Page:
As Hurricane Sandy builds strength, all of us in its path need a distraction, something else to stare at other than out our windows, nervously. Thank goodness for streaming video! Team Vulture has worked together to bring you our suggestions for ideal Sandy viewing. The criteria were simple: The movies and TV shows need to be engrossing (so you forget what else is going on outside), often light (so you don't turn it off in an edgy mood), and not at all apocalyptic (if you are catching up on The Walking Dead and wondering why it feels even more like the End of Times out there, you only have yourself to blame). In short, they're likely what Vulture's New York staffers will turn to for comfort when we stop blogging tonight. Here are the editorial staff's picks for the best streamable entertainment for a hurricane kinda day — they're bound to make you forget what's going on outside. (Unless your power goes out. But hey, let's not dwell on that! Remember: keeping it light! Light!) Weigh in with your own suggestions in the comments.
Scandal I watched all thirteen episodes of this show in two days. It's not good per se, but it is fluffy and enjoyable enough. Kerry Washington stars as a D.C. "fixer" of sorts, but the show's basically a crime procedural with a political slant (the president is one of the characters) and Grey's Anatomy dialogue. (Season one: Netflix; season two: Hulu, ABC.com)
Justified Is it true that there are people who are not watching Justified? That is sad. You should watch Justified! It manages to be a solid southern Gothic drama, an intriguing organized-crime serial, and an often very funny cop show. (Amazon, iTunes)
Call the Midwife Lots of period dramas operate with an undercurrent of tragedy: Mad Men, Deadwood, and even Downton Abbey are situated in a certain amount of sadness. Not Call the Midwife! The show is incredibly optimistic, is filled with determined if challenged characters, and has so much British can-do attitude that you'll want to quit your boring life, get a bicycle, and learn about breech births. (Six episodes: Amazon, iTunes)
Circus This six-part documentary series about the Big Apple Circus covers the roadies who erect the tent, the clowns and acrobats who populate it, and the front-office folk who keep the organization afloat. If every workplace documentary series were like this, the term "reality TV" would be a compliment. (PBS.com)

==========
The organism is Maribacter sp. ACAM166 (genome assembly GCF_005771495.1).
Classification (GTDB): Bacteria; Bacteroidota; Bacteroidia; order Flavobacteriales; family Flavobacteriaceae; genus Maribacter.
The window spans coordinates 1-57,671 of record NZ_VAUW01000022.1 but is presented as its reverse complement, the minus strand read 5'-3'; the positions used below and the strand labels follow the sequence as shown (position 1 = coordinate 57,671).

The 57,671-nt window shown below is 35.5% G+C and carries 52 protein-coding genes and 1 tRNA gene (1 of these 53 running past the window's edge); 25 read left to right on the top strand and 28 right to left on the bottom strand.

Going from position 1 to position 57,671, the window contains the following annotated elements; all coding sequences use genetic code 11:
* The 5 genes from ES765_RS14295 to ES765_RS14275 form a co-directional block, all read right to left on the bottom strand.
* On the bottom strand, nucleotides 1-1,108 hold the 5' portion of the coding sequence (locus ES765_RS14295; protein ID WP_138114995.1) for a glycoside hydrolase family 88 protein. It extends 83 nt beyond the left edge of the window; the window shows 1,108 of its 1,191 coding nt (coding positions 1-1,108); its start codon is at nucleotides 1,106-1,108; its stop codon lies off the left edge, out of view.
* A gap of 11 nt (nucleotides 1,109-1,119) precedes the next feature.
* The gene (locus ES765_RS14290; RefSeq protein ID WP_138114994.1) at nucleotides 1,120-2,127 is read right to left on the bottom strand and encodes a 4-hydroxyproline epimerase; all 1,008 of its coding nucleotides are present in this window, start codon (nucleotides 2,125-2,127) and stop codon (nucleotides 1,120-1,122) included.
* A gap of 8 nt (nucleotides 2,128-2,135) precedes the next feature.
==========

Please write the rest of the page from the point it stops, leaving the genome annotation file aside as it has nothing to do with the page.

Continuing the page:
Workaholics Sometimes you just need a little bit of immature dude humor. Workaholics is pretty much all immature dude humor! Think The League, but younger and somehow less realistic. (Season one: Netflix; seasons two and three: Amazon)
The Godfather, Parts I and II I once was talking to a friend who was going to be recuperating from surgery and was looking for something to watch during bed rest. In going through suggestions, I discovered she had not seen the Godfather movies, and I was insanely jealous that she was now going to get to experience them for the first time. Would I trade Godfather amnesia for a trip to the operating room? Probably not, considering that getting immersed in the saga is just as rewarding on repeat viewing, and a great way to look up and realize that many, many hours have gone by and you didn't notice. (Amazon, iTunes)
A 1988 Film Festival Back in June, Vulture declared 1988 the best movie summer. Watched back to back, its films will provide a movie for every mood, all of them good: Die Hard, Who Framed Roger Rabbit, Big, Midnight Run (all Amazon, iTunes), Coming to America, A Fish Called Wanda (both Netflix), Bull Durham (Vudu). Also The Last Temptation of Christ (Amazon), though we can't promise that won't lead to thoughts of repentance.
Taxi Not available on the major streaming sites, the sitcom Taxi tends to get short shrift (no Danny DeVito pun intended) in the legacy department. But it should not be forgotten: Like Cheers, it's a one-set gem with an ideal ensemble that only gelled better with every passing season, especially as Latka (Andy Kaufman) and Reverend Jim (Christopher Lloyd) really came into their own. (Xfinity)
Scott Brown, Theater Critic
Star Trek: The Next Generation Weirdly, anything set in space or underwater has a calming effect on me. Vintage TNG — basically, a flying Marriott cutting smoothly through the low-anxiety nineties — is especially lull-inducing.
Big, American Desert Epics Like Giant — nice and arid. (Well, there's a big gulf storm at the end, but it's brief.) Maybe this is a good time to see if Lonesome Dove still holds up? Or Casino, maybe? Basically, try something broad, vast, and dry and with lots of characters: Your life has become wet and confined, with a list of characters that's probably been winnowed down to you and maybe one or two other people. Counteract that. (Giant, Lonesome Dove: Netflix, Amazon, iTunes; Casino: Amazon, iTunes)
Key & Peele The debates are over, the election is days away, and there is nothing that will make Democrats feel better about the president’s chances for a second term than Obama’s Anger Translator. Luther to Mitt: “I sunk your battleship, bitch.” (Past episodes: Hulu Plus)
Hocus Pocus Get swept up in Omri Katz nostalgia, rediscover the origin of “yabos,” cry again for poor Thackery Binx, marvel at Sarah Jessica Parker’s cleavage as it has never been since, and chant it with us: Amuck! Amuck! Amuck! (Amazon, iTunes)
House Hunters: Renovation Should Hurricane Sandy inflict damage, the show’s lesson is an important one: Renovations only begin as worrisome and costly, but they always end up great and better than you thought. (Airs constantly on HGTV; you can't miss it.)